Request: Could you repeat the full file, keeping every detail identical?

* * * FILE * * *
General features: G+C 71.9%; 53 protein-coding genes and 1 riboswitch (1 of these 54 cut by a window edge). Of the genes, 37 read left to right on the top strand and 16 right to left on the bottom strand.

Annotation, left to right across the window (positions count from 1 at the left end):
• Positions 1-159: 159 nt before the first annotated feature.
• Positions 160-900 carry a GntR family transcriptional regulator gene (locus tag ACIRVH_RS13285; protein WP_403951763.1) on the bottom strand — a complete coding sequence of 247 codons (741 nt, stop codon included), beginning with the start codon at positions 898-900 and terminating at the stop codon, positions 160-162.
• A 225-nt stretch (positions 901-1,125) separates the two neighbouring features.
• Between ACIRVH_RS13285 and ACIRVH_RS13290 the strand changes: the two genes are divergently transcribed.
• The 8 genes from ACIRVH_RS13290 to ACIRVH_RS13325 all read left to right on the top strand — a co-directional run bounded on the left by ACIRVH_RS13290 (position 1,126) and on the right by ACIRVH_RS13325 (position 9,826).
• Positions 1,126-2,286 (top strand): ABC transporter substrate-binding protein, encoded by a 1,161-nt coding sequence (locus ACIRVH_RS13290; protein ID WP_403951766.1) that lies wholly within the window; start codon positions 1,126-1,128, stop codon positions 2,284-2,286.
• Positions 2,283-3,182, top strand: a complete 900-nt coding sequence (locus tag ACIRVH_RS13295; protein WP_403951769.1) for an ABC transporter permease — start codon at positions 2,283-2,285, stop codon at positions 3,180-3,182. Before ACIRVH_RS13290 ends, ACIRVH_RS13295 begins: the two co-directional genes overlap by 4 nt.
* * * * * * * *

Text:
General features: G+C 71.9%; 53 protein-coding genes and 1 riboswitch (1 of these 54 cut by a window edge). Of the genes, 37 read left to right on the top strand and 16 right to left on the bottom strand.

Annotation, left to right across the window (positions count from 1 at the left end):
• Positions 1-159: 159 nt before the first annotated feature.
• Positions 160-900 carry a GntR family transcriptional regulator gene (locus tag ACIRVH_RS13285; protein WP_403951763.1) on the bottom strand — a complete coding sequence of 247 codons (741 nt, stop codon included), beginning with the start codon at positions 898-900 and terminating at the stop codon, positions 160-162.
• A 225-nt stretch (positions 901-1,125) separates the two neighbouring features.
• Between ACIRVH_RS13285 and ACIRVH_RS13290 the strand changes: the two genes are divergently transcribed.
• The 8 genes from ACIRVH_RS13290 to ACIRVH_RS13325 all read left to right on the top strand — a co-directional run bounded on the left by ACIRVH_RS13290 (position 1,126) and on the right by ACIRVH_RS13325 (position 9,826).
• Positions 1,126-2,286 (top strand): ABC transporter substrate-binding protein, encoded by a 1,161-nt coding sequence (locus ACIRVH_RS13290; protein ID WP_403951766.1) that lies wholly within the window; start codon positions 1,126-1,128, stop codon positions 2,284-2,286.
• Positions 2,283-3,182, top strand: a complete 900-nt coding sequence (locus tag ACIRVH_RS13295; protein WP_403951769.1) for an ABC transporter permease — start codon at positions 2,283-2,285, stop codon at positions 3,180-3,182. Before ACIRVH_RS13290 ends, ACIRVH_RS13295 begins: the two co-directional genes overlap by 4 nt.